Wednesday, August 01, 2012

Love & Protest: Girlfriend Boyfriend—GF BF

In the 1980’s, student protesters across Taiwan started demanding a more democratic form of government.  By 1997, the country functioned much like our own duly elected but media-driven dysfunctional system.  While historic events unfold on a macro level, three classmates struggle with their own messily intertwined lives and loves in Yang Ya-che’s Girlfriend Boyfriend—GF BF (trailer here), which opens this Friday in New York.

High school magazine editor Aaron is passionate about Mabel and the democracy movement.  She likes him well enough and supports the cause, to an extent, but she really has eyes for Liam.  Though he has affection for her too, it is definitely of the “just friends” variety.  He pines for Aaron instead, but realizes that simply is not to be.  Eventually, Aaron wins Mabel over, at least temporarily, but the three keep in close contact for the next decade or so, which leads to considerable pain and complications for them all.  Meanwhile, they watch from the student barricades as political reform sweeps across Taiwan.

Granted, GF BF’s premise certainly lends itself to melodrama, but Yang’s approach to the material is unexpectedly restrained.  Frankly, he passes up several golden opportunities for tearjerking.  Similarly, he consistently eschews didacticism when depicting the student movement.  In fact, the orderly, matter-of-fact manner the film portrays Taiwan’s revolutionary liberalization is rather surprising (and telling).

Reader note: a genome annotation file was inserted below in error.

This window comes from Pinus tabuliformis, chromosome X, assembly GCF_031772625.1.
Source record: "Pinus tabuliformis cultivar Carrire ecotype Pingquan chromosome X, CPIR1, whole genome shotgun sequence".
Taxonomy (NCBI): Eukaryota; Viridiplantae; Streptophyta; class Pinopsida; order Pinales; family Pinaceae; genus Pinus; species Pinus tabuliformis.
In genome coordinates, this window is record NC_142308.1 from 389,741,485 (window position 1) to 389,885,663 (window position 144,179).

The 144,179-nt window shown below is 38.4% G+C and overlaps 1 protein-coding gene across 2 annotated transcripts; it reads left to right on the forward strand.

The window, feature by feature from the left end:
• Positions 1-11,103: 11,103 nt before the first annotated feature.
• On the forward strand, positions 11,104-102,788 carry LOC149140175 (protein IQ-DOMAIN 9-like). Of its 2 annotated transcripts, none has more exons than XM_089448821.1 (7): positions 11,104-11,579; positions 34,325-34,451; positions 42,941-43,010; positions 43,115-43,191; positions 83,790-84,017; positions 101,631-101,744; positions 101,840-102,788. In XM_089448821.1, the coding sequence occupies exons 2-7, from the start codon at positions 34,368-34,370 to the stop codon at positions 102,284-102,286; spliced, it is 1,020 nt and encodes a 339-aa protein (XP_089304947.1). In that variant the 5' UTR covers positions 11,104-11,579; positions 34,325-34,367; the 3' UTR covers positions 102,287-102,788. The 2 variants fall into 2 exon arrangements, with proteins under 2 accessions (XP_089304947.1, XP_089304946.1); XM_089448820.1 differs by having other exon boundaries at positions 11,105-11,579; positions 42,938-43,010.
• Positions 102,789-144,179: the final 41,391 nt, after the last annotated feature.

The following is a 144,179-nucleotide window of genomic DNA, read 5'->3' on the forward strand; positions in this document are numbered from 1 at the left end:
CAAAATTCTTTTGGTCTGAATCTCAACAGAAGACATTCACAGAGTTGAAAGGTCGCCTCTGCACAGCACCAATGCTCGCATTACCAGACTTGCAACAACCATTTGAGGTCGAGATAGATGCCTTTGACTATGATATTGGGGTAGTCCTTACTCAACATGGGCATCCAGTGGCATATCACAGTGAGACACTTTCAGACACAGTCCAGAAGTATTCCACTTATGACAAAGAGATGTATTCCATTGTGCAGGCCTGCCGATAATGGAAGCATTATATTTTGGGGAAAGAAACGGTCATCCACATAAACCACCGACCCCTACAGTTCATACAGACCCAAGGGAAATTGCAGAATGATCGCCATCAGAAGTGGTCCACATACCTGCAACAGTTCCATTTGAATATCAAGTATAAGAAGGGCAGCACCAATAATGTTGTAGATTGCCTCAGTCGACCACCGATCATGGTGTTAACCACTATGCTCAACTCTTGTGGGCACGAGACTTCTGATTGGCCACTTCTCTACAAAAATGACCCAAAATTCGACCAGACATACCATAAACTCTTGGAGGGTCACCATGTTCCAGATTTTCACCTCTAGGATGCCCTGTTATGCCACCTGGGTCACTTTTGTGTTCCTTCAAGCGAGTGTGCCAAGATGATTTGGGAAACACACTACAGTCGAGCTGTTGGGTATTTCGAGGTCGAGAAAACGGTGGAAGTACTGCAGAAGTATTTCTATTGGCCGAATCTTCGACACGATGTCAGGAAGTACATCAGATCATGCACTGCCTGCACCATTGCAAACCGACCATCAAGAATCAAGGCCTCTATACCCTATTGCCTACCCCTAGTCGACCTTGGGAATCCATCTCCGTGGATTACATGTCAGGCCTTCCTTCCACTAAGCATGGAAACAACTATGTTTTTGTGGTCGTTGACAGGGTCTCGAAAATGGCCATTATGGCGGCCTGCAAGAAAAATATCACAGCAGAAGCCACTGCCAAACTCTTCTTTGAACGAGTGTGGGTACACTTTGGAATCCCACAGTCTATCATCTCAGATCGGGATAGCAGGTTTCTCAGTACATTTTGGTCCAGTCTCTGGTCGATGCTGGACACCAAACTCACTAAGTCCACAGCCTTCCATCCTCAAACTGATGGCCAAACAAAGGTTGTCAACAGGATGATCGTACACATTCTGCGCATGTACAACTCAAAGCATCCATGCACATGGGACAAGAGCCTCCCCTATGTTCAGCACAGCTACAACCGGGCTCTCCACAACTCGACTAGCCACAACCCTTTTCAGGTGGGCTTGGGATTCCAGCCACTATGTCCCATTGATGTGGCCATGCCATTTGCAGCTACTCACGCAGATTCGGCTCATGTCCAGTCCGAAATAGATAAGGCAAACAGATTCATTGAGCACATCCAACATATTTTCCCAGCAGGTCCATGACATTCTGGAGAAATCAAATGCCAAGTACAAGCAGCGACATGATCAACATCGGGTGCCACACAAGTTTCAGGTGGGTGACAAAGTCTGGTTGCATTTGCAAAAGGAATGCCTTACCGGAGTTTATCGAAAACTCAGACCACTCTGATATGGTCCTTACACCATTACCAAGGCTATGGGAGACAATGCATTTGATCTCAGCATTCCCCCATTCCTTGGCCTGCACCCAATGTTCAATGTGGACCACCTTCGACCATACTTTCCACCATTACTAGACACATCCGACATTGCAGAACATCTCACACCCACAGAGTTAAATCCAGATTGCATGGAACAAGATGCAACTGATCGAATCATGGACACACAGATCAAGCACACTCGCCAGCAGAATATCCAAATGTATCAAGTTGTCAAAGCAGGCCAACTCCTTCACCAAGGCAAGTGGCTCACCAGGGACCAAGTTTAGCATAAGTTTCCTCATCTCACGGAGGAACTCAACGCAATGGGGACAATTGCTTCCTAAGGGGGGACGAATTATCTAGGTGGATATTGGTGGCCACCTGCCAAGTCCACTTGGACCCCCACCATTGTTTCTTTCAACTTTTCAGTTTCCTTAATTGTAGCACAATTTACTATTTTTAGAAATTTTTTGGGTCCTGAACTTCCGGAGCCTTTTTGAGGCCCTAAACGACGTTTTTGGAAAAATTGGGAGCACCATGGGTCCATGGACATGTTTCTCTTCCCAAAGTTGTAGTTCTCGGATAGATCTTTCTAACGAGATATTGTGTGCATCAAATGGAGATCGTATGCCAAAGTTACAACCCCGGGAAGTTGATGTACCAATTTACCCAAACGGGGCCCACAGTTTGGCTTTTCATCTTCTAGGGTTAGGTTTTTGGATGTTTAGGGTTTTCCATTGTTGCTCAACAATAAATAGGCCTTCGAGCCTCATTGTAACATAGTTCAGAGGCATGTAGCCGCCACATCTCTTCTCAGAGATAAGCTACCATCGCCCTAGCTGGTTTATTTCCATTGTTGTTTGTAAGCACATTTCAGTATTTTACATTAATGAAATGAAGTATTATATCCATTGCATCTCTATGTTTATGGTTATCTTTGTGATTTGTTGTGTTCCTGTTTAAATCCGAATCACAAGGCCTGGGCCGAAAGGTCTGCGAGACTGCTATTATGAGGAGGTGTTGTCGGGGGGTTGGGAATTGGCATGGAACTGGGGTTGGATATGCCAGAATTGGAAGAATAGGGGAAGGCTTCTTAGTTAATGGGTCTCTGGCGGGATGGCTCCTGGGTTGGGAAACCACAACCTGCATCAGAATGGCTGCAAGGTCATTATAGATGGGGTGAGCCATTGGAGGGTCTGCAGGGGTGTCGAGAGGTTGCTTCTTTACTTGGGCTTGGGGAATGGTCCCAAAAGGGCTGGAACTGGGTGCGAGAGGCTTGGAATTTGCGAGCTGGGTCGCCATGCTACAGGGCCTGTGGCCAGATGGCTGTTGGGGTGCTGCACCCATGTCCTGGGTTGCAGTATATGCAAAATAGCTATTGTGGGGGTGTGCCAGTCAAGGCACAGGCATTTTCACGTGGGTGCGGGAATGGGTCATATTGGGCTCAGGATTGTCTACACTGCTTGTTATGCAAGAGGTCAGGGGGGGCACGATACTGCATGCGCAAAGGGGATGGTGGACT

Nonetheless, GF BF has a wistful air of innocence lost that leaves quite an impression.  Cinematographer Jake Pollock’s early candle-lit night scenes are particularly evocative.  There is a real sense of time passing in the film, even though its ridiculously attractive cast never seems to age a crow’s foot over a dozen or so trying years. 

Who would want to see Gwei Lun Mei age anyway?  As Mabel, she vividly projects earnest sensitivity, without degenerating into an emotional basket case.  It is a perfect starring vehicle for her.  Likewise, Joseph Chang is also a pretty effective tortured slow burner as Liam.  However, Rhydian Vaughan never really gets inside Aaron, leaving viewers with the impression of a rather shallow opportunist.

It is hard not to favorably compare the response to the Wild Lily Student Movement with the Tiananmen Square protests just one year earlier, but that is hardly GF BF’s central point.  It is sort of like a Taiwanese Jules & Jim, intensified by tumultuous social change and the closeted homosexual dynamic added to their mismatched love story. 

Like the lives it presents, GF BF can be a bit unwieldy, but it is consistently engaging viewing and also fascinating as a reflection of current Taiwanese socio-political attitudes.  Recommended for those who enjoy a love triangle with a very definite sense of time and place, Girlfriend Boyfriend opens this Friday (8/3) in New York at the AMC Empire and Village 7, as well as in San Francisco at the AMC Metreon and Cupertino Square, courtesy of China Lion Entertainment.